Don't believe those who say it's in the "so bad it's good" category, it's just terrible and you are strongly advised to seek out either the 1937 or 1950 version instead. 2/10
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3 of 3 people found the following review helpful By Ali on 17 Jun 2013
Format: DVD Verified Purchase
Watched the 1985 Richard Chamberlain version of King Solomon's Mines last night, for the first time in many years.

Interestingly it's got John Rhys Davies in it, who got his job in Indiana Jones because of his role in Shogun with Richard Chamberlain, who's the principle Indiana Jones type character in King Solomon's Mines.

Weirdly whilst watching it it also becomes apparent that whilst King Solomon's Mines was quite intentionally a homage/pastiche of the Indiana Jones movies (Raiders of the Lost Ark & Temple of Doom preceded its 1985 release), there are a very noticeable number of scenes in King Solomon's Mines that appear to have been fairly directly lifted for Indiana Jones and the Last Crusade.
(train top fights, looking for a father who knows the location of an ancient mythical treasure, two villains where one is seeking treasure for money and power & the other is finding it for Germany etc etc... the list is remarkably long)

King Solomon's Mines is not devoid of merit; despite some very hit & miss dialogue Richard Chamberlain still has considerable charm and in parts the almost pantomime-like approach does work fairly well. John Rhys Davies is satisfyingly horrible, Jerry Goldsmith's romping adventurous score drives the action scenes along very well, the effects are hilariously silly in places and it's really good to see the vastness of Zimbabwe on the screen almost as a star itself.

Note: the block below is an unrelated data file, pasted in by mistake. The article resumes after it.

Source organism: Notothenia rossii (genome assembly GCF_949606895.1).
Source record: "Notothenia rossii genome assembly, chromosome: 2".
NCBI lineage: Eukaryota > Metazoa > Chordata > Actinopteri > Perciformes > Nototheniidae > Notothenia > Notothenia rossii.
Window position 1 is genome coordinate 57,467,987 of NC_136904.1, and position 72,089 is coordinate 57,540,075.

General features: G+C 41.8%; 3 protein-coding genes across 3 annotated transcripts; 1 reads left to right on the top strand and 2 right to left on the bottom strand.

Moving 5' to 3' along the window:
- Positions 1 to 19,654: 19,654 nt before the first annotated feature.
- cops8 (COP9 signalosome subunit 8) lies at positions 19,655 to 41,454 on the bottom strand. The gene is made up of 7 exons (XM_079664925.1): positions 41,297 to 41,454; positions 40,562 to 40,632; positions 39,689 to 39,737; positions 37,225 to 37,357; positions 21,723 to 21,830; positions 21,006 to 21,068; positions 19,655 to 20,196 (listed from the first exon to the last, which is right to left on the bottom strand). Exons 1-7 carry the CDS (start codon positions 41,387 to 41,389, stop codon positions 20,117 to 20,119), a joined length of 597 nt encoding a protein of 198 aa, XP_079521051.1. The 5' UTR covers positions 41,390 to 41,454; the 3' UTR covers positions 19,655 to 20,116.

Some of the stunts are very impressive too, with less blue-screening than you might imagine.

However there are some really really big problems with this movie

1) I really didn't remember it being that, well... racist to be honest.
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2 of 2 people found the following review helpful By pete melvets on 24 Aug 2013
Format: DVD
The book from which this film gets its title from is probably one of the best adventures ever written. The book gets a pasting from modern critics for its dated Victorian attitudes - BUT it is still a teriffic adventure story, and certainly doesn't have the condescending or patronising attitudes to black people that this film does. In fact a lot of its heroes were black, and even its black villains were given dignity and intelligence.
I think because I rate the book so highly I dislike this film so much, because it bears no resemblance to Rider Haggard's masterpiece. Why do film makers have to monkey around with a good story? A film that remained true to 'King Solomon's Mines' would be worth seeing, but this isn't. It's shoddily made and the acting isn't very good. The hero, Allan Quartermain, is (in the book) a middle-aged, if not elderly, Anglo-African, small of stature, but tough as teak, and there's no love interest. Here you get Richard Chamberlain and some dolly bird, pusued by the Kaiser's Prussian thugs, and instead of the dignified and noble chief, Umbopa/Ignosi, you have a bloke looking like a cigarette seller in Banjul, complete with ragged shorts and a dirty vest who looks as much like a Zulu warrior as Ian Beale from 'Eastenders' looks like James Bond!
Of the other films based on the book, I've only seen the 1950s Stewart Grainger one. Again it's not like the book, but its a better film than this. At least Grainger's got a bit of oomph to him, although apparently animal rights were totally suspended in the making of the '50s film.